docker volume inspect [volume name]
This returns information about the volume, including the mount point, the directory on the host system through which the volume can be accessed.
For example, to get more information about the volume named
data-volume that we created above, the command is:
docker volume inspect data-volume
To remove a named volume, use the command
docker volume rm [volume name]
Note: You cannot remove a volume if it is used by an existing container. Before you remove the volume, you must stop and delete the container using the following
For example, to delete the volume
data-volume, you must first stop and remove the
my-volume-test container that uses it:
docker stop my-volume-test docker rm my-volume test
The data volume can then be deleted with the following command:
docker volume rm data-volume
To delete all volumes not in use, try:
docker volume rm $(docker volume ls -q)
To give another container access to a container's volumes, we can provide the
--volumes-from argument to docker run. For example:
docker run -it --name vol-test -v /data debian /bin/bash root@CONTAINER:/# ls /data root@CONTAINER:/# docker run -it --volumes-from vol-test debian /bin/bash root@NEWCONTAINER:/# ls /data test-file root@NEWCONTAINER:/#
A volume will never be deleted as long as a container is linked to it.
Permissions and Ownership
You can set the permissions and ownership on a volume, or initialize the volume with some default data or configuration files.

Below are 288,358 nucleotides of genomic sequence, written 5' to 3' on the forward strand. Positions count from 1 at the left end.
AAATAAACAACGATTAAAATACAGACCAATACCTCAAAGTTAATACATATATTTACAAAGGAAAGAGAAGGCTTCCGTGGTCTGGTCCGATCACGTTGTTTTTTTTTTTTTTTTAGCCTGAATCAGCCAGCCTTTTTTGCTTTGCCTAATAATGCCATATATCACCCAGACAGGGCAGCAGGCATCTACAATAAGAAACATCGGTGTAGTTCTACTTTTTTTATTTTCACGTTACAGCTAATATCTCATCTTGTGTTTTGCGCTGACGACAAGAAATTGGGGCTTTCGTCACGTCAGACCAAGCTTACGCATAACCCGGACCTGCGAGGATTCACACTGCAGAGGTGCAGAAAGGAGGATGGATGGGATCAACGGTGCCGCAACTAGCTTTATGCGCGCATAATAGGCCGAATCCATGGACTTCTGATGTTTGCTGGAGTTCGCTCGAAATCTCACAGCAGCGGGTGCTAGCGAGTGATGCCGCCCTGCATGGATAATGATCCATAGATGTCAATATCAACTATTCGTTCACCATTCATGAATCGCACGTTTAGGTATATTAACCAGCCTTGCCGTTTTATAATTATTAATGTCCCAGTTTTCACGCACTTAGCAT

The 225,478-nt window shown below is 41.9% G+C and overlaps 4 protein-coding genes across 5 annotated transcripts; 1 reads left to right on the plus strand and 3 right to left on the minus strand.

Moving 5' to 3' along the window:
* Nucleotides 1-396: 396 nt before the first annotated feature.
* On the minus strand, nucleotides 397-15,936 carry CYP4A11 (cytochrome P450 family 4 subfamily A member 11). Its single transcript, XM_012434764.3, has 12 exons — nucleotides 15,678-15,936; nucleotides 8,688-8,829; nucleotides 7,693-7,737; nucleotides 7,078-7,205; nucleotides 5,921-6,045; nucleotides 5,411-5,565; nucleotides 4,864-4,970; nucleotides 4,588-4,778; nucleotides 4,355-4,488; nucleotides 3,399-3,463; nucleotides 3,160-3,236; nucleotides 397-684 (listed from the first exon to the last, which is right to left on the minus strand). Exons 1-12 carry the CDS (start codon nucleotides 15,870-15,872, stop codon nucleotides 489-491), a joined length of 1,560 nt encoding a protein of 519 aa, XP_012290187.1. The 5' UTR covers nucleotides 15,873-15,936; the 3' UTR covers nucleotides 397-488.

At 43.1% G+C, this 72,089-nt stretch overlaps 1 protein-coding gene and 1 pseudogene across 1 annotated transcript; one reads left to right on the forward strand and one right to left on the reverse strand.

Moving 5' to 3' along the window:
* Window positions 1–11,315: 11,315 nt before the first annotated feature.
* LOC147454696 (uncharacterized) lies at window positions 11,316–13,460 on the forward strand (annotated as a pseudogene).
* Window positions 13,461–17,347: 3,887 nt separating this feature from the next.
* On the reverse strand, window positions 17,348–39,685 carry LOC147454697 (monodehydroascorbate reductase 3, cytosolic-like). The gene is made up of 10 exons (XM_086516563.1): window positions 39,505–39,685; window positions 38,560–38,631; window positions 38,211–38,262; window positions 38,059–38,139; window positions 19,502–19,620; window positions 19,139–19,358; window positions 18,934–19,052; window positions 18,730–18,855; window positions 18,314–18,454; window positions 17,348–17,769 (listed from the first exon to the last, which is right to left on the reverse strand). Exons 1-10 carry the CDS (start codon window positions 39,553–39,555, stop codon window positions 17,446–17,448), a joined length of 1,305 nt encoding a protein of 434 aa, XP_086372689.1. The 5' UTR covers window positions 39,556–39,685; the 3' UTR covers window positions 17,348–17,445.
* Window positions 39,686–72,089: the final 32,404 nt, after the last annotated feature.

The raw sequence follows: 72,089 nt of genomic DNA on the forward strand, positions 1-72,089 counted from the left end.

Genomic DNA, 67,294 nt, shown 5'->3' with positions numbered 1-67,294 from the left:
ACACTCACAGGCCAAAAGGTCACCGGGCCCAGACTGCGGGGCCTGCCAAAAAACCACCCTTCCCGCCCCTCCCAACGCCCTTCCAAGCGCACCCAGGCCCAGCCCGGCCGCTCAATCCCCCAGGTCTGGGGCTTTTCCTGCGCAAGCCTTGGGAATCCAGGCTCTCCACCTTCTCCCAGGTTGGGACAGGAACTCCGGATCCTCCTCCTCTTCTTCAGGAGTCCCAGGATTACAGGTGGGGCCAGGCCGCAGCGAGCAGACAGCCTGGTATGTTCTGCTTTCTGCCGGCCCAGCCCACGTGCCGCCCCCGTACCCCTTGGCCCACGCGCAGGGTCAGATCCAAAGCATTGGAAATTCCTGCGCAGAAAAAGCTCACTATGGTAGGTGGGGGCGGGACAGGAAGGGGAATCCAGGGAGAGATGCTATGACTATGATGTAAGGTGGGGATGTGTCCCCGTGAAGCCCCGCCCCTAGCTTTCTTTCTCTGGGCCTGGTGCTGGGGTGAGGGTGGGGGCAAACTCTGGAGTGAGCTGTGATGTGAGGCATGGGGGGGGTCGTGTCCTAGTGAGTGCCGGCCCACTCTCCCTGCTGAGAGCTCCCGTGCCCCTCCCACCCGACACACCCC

A key point to be aware of here is that anything after the VOLUME instruction in a Dockerfile will not be able to make changes to that volume e.g:
FROM debian:wheezy RUN useradd foo VOLUME /data RUN touch /data/x RUN chown -R foo:foo /data
Will not work as expected. We want the touch command to run in the image's file system but it is actually running in the volume of a temporary container. The following will work:
FROM debian:wheezy RUN useradd foo RUN mkdir /data && touch /data/x RUN chown -R foo:foo /data VOLUME /data
Build a container with the following Dockerfile:
FROM debian RUN useradd foo RUN mkdir /data && touch /data/x RUN chown -R foo:foo /data VOLUME /data
use the following commands to use the volume:
docker run -it --rm -h CONTAINER --name vol-test -v /data debian /bin/bash root@CONTAINER:/# ls /data root@CONTAINER:/# root@CONTAINER:/# touch /data/test-file docker run -it -h NEWCONTAINER --volumes-from vol-test debian /bin/bash root@NEWCONTAINER:/# ls /data test-file docker build -t vol-mount-image . docker run --rm --name vol-mount -d vol-mount-image docker run -it --volumes-from vol-mount debian /bin/bash